Medication breaks in ADHD

Ibrahim, K. & Donyai, P. What stops practitioners discussing medication breaks in children and adolescents with ADHD? Identifying barriers through theory-driven qualitative research. ADHD Atten Def Hyp Disord (2018).

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Treatment guidelines for attention deficit hyperactivity disorder (ADHD) in children recommend ‘drug holidays’ to assess the continual need for medication. Drug holidays are interruptions in treatment which allows parents and clinicians to monitor children. Recent research from the department, conducted under the supervision of Dr. Parastou Donyai, explored barriers which prevent clinicians from initiating planned ‘drug holidays’. Components of the Capability-Opportunity-Motivation (COM-B) model was used to analyse interview transcripts with clinicians. Knowledge and skills of general practitioner doctors as well as time contraints could be some of the barriers reported by this study. The full article can be accessed here,

Should pharmacists be allowed to reuse medicines?

“If somebody leaves the pharmacy with their own medication and we can’t trust the integrity of the product in their hands, why would that medicine be OK for them [but not for someone else],” asks Donyai.”

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A recent article in The Pharmaceutical Journal recently questioned whether pharmacists should be allowed to reuse medicines and included comments by Dr. Donyai. Previous research by the department has shown that the public would be willing to reuse medications that are returned to pharmacies if their concerns are appropriately addressed¹.

Visit The Pharmaceutical Journal to read more about the feasibility of allowing medicines reuse. (The Pharmaceutical JournalDOI: 10.1211/PJ.2018.20205091)

¹Alhamad H, Patel N & Donyai P. Beliefs and intentions towards reusing medicines in the future: a large‐scale, cross‐sectional study of patients in the UK. Int J Pharm Pract 2018; 26 (suppl 1):12. doi: 10.1111/ijpp.12442).

Information design and architecture: combating drug-resistant infection

Dr. Rosemary Lim is a co-investigator on an exciting antimicrobial resisitance project funded by the Arts and Humanities Research Concil entitiled, ‘Information Design and Architecture in Persuaive Pharmacy space: combating AMR (IDAPPS)’.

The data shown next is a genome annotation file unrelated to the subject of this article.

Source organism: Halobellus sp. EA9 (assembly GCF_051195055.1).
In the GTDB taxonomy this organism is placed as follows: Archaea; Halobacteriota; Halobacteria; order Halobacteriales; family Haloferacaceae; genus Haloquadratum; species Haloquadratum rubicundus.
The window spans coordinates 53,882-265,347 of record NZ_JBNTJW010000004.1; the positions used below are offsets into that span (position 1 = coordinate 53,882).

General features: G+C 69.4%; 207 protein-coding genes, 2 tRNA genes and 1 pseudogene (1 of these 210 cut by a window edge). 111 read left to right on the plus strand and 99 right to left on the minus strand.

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A design competition was recently held where groups of designers comprising of architects, information designers, pharmacists and others worked together to produce five great ideas for talking about drug-resistant infections. More information about the project and the winning designs can be found here

Research collaboration

Dr. Rosemary Lim was recently awarded the certicate for new Research Collaborators with Berkshire Healthcare NHS Foundation Trust for 2017/18 in recognition of her study which explored medication use in people with Alzheimers.

The aim of the study, entitled ‘How do people with Alzheimer’s Disease and their family carers, view and manage medicine-taking?’, was to explore and explain medication non-adherence and the results have also been presented at Alzheimer’s Association International Conference 2017 in London.

Dr. Donyai’s expert comments are in the news!

A study published this month in the BMJ reports an association between the use of certain anticholinergic drugs and the risk of dementia in the future. Dr Parastou Donyai, Associate Professor of Social and Cognitive Pharmacy, provided her expert comment on this study to the Science Media Centre and said,

“This paper ties in well with current advice for doctors to be careful when using drugs with anticholinergic effects in older people, those who are frail and others with numerous health conditions. The warning to not use anticholinergic drugs in Parkinson’s disease is also important. But the headline claim that some drugs, especially antidepressants, can cause dementia up to 20 years later should be looked at closely. This type of study imagines that patients actually take their drugs as they were prescribed for them. But we know from other research that people with long-term health conditions really only take their medication as prescribed around half of the time – the other half, people either take more or less of their medication or not at all. This issue of ‘non-adherence’ is common in people with heart conditions, stomach problems and mental health illnesses including depression and we want to be careful not to add to the problem. So my first comment is to remember that the paper really looked at the ‘prescribing’ of drugs rather than the ‘taking’ of these medications. This brings me to my second comment which is that anyone worried about taking their antidepressant as a result of this paper should speak to their doctor or pharmacist first and not suddenly stop their medication.”

Results from the study along with Dr. Parastou’s comments have also been reported in the BBC and The Guardian.


The Guardian:

Link to study: